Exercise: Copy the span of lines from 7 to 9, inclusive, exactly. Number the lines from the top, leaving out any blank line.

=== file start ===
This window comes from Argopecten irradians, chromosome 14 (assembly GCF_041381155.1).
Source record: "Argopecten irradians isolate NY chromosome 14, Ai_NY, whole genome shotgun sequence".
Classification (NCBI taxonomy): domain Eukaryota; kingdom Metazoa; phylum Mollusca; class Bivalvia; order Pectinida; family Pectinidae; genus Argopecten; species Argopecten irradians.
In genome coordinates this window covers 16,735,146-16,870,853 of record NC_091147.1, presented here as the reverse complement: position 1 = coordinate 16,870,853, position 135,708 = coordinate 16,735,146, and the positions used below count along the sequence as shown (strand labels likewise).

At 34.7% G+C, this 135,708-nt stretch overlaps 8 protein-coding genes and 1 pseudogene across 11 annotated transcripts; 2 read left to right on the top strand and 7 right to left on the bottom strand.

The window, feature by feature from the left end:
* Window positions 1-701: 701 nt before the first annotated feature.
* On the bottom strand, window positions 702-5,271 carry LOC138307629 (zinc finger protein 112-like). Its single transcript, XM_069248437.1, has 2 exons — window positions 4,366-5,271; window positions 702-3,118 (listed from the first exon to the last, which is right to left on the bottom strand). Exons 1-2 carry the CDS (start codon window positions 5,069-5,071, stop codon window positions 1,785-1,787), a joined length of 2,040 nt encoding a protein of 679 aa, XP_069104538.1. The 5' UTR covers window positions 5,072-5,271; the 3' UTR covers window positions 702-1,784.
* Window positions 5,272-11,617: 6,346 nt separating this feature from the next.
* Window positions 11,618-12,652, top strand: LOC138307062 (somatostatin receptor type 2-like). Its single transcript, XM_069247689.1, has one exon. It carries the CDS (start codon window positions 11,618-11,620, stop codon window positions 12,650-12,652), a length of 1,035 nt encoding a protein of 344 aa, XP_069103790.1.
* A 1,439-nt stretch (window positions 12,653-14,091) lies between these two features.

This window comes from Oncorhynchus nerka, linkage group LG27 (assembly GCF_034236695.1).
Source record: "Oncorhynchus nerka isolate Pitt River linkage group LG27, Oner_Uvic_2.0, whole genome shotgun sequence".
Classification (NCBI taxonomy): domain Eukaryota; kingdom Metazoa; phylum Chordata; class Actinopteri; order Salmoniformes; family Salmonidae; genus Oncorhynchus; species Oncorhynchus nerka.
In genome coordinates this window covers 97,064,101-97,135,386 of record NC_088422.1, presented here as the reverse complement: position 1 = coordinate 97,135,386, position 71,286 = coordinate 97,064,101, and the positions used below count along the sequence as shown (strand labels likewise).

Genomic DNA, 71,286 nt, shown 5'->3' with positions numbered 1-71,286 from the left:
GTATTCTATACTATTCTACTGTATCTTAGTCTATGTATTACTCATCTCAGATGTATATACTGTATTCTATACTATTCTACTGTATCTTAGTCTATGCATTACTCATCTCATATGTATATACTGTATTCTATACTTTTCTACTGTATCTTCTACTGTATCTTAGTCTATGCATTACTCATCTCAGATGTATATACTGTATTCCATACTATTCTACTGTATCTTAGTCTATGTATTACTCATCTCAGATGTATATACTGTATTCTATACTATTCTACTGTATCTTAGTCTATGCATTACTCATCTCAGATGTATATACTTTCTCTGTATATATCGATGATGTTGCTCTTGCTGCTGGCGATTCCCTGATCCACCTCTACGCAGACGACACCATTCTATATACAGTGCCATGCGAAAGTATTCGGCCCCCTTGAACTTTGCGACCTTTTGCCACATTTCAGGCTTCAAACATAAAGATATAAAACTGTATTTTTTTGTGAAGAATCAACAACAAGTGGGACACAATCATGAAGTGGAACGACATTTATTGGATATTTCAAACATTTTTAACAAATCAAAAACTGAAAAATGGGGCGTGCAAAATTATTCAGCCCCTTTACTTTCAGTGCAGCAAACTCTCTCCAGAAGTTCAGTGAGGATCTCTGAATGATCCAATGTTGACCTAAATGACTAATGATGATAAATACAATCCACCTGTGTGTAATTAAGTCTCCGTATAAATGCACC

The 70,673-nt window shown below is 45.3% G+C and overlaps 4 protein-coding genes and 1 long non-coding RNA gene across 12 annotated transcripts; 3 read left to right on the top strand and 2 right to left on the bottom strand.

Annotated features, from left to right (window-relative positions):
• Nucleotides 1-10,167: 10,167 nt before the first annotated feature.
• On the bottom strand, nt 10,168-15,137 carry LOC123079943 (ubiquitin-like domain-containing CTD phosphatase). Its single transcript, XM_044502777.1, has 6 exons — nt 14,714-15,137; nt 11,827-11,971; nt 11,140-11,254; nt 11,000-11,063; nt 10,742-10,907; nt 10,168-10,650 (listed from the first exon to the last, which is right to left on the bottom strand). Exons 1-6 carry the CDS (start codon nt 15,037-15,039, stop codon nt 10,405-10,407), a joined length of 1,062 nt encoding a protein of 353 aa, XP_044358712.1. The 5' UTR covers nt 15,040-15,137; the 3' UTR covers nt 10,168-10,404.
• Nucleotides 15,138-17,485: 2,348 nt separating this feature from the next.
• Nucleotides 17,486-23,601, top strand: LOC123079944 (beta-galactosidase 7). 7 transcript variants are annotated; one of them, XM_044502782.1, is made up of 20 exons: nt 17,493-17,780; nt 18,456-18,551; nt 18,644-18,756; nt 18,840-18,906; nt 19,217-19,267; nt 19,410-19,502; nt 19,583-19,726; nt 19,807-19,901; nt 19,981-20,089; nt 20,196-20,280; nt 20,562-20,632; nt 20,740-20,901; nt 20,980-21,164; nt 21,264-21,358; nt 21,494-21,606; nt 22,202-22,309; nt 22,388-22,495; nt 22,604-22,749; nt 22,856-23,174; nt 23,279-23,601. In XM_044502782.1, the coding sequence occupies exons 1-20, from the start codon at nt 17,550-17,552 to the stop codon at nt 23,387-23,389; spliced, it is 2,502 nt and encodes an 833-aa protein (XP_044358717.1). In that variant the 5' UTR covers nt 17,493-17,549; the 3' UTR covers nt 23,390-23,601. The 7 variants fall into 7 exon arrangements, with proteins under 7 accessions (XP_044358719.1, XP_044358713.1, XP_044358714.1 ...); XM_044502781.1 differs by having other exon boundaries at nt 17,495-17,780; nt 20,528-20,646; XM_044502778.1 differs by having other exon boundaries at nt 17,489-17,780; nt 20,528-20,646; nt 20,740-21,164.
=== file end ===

* Window positions 1-701: 701 nt before the first annotated feature.
* On the bottom strand, window positions 702-5,271 carry LOC138307629 (zinc finger protein 112-like). Its single transcript, XM_069248437.1, has 2 exons — window positions 4,366-5,271; window positions 702-3,118 (listed from the first exon to the last, which is right to left on the bottom strand). Exons 1-2 carry the CDS (start codon window positions 5,069-5,071, stop codon window positions 1,785-1,787), a joined length of 2,040 nt encoding a protein of 679 aa, XP_069104538.1. The 5' UTR covers window positions 5,072-5,271; the 3' UTR covers window positions 702-1,784.
* Window positions 5,272-11,617: 6,346 nt separating this feature from the next.